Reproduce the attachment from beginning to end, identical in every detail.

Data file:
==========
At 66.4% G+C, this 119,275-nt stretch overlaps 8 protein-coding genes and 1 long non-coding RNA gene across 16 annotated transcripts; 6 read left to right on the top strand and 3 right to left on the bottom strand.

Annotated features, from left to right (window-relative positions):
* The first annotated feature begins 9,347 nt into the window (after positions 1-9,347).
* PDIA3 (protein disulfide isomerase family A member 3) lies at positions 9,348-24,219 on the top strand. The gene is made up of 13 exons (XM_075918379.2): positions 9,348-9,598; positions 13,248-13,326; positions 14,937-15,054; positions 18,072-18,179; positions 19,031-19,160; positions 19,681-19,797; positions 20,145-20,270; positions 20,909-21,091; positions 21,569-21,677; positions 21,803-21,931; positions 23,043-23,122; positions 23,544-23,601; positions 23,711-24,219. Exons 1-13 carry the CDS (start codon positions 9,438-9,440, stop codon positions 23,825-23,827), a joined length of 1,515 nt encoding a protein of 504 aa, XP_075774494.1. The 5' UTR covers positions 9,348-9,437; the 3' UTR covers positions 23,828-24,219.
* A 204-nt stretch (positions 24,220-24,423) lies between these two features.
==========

At 66.4% G+C, this 119,275-nt stretch overlaps 8 protein-coding genes and 1 long non-coding RNA gene across 16 annotated transcripts; 6 read left to right on the top strand and 3 right to left on the bottom strand.

Annotated features, from left to right (window-relative positions):
* The first annotated feature begins 9,347 nt into the window (after positions 1-9,347).
* PDIA3 (protein disulfide isomerase family A member 3) lies at positions 9,348-24,219 on the top strand. The gene is made up of 13 exons (XM_075918379.2): positions 9,348-9,598; positions 13,248-13,326; positions 14,937-15,054; positions 18,072-18,179; positions 19,031-19,160; positions 19,681-19,797; positions 20,145-20,270; positions 20,909-21,091; positions 21,569-21,677; positions 21,803-21,931; positions 23,043-23,122; positions 23,544-23,601; positions 23,711-24,219. Exons 1-13 carry the CDS (start codon positions 9,438-9,440, stop codon positions 23,825-23,827), a joined length of 1,515 nt encoding a protein of 504 aa, XP_075774494.1. The 5' UTR covers positions 9,348-9,437; the 3' UTR covers positions 23,828-24,219.
* A 204-nt stretch (positions 24,220-24,423) lies between these two features.